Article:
Georgia and Bulgaria were my bag, baby.

Ireland's last place was undeserved. The decent music and lyrics were let down by weak vocals. It should have been the UK, a shamelessly manufactured outfit with zero panache. But don't take my word for any of this - go to and watch the routines for yourself (note: may require installing plug-in).

Saturday, May 12, 2007

Reasons to be cheerful today

* Mum and Dad are visiting.

* I acquired the new Rush album, "Snakes And Arrows", from Utopia.

* I caught up on some culture - "Beautiful Minds: The Centennial Exhibition Of The Noble Prizes" at the University of Technology, Sydney, and "World Press Photo 2006" at the State Library's Mitchell Galleries. (Neither will cost you anything; both will teach you something.)

* The Newcastle Knights came from 12 points down with 12 minutes to go to beat the New Zealand Warriors, 24-18. Kurt Gidley, you're a deadset champ! Two tries, four conversions and no backward steps!

* "Torchwood: Slow Decay" by Andy Lane continues to thrill...even if the pages have a sour smell (which I've also noticed with recent "Doctor Who" novels).

* Mum and Dad are visiting.

Friday, May 11, 2007

Movie review: "Confession Of Pain" (2006)

I'll say one thing for this Hong Kong crime flick: it’s unusual. Rather than a cops vs gangs power struggle, we get an implausible murder and enough emotional trauma for a year’s worth of daytime soap – which would be hard to endure if "Confession Of Pain" wasn’t so elegantly crafted.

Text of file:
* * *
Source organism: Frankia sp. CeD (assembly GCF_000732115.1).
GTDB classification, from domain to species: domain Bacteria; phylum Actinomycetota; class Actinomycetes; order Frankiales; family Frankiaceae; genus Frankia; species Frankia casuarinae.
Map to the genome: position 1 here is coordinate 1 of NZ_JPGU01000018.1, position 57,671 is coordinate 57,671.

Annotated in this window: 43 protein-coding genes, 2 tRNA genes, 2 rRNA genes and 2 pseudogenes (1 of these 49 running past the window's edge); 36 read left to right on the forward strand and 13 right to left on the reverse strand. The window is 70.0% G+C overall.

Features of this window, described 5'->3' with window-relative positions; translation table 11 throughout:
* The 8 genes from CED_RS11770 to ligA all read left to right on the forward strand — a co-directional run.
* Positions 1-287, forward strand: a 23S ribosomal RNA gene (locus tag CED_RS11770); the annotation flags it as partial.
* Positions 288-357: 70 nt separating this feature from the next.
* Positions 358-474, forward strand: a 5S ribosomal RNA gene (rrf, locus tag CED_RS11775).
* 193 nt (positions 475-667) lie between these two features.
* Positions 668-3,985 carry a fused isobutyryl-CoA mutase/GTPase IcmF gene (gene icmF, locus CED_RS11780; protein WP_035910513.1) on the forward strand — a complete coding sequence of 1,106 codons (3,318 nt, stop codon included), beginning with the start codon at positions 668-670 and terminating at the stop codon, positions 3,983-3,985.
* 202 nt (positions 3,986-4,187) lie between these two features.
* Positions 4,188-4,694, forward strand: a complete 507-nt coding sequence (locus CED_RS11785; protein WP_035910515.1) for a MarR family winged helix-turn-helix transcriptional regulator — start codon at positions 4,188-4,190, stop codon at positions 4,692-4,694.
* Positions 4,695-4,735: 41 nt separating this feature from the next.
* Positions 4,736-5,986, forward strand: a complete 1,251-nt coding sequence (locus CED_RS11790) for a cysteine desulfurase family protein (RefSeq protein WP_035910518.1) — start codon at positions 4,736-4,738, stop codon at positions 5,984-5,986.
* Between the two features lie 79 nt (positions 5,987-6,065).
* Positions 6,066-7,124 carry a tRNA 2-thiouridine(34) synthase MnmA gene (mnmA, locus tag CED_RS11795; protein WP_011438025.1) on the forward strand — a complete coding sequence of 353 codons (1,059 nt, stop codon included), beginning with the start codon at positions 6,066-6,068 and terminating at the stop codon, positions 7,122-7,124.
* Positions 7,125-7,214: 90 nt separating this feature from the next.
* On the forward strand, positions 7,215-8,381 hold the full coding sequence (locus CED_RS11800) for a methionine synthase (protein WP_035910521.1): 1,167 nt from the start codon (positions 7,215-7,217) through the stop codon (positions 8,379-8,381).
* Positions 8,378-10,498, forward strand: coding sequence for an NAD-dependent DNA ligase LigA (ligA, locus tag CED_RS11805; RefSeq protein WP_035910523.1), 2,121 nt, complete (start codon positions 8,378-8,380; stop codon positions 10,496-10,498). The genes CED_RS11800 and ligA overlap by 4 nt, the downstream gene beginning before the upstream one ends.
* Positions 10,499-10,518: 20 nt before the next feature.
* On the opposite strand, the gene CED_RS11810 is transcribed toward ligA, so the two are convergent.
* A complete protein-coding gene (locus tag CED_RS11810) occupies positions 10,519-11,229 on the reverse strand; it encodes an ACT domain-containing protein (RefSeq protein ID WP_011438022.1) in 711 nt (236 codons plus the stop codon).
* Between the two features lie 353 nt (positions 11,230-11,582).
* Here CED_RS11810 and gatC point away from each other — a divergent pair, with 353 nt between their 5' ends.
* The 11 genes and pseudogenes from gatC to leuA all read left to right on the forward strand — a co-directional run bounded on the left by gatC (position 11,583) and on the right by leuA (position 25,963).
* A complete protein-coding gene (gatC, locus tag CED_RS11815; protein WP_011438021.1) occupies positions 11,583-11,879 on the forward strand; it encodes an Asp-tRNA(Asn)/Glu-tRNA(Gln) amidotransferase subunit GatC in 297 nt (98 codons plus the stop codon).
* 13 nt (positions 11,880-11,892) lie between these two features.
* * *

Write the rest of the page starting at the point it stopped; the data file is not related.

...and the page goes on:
When the girlfriend of policeman Bong (Takeshi Kaneshiro) commits suicide, he sinks into whisky worship, quits the force, begins dating a club hostess who charges him "rent", and becomes a cheapo private detective.

His ex-partner Hei (Tony Leung) and Hei’s wife Susan (Jing Lei Xu) stay in contact with their troubled friend and after her wealthy father’s beaten to death in a well-secured home, they employ Bong to investigate.

As he stumbles drunkenly toward the solution, Bong can’t help uncovering secrets about all of the characters, including his dead lover – deceptions, connections, long-hidden hurts and an elaborate quest for vengeance.

Final word: Suffering in silence begets ultraviolence.

[Australian DVD release date: May 16]

Thursday, May 10, 2007

Kinda pointless

Also yesterday, at Aussie Stadium, with four of the lads, in intermittent light rain, while being bothered by an aberration of winged insects, I watched referees and linesmen make consistent dud calls as an apathetic Sydney FC played out a dismal 0-0 draw with a theatrical Shanghai Shenhua in the Asian Champions League.

Wednesday, May 09, 2007

Mars attacks!

At midday, DL and I represented our weekly gentleman's digest at the launch of - deep breath - the Australian tour of the UK stage production of the international hit 1978 concept album "Jeff Wayne's Musical Version Of The War Of The Worlds". (A work of which we're both fans.)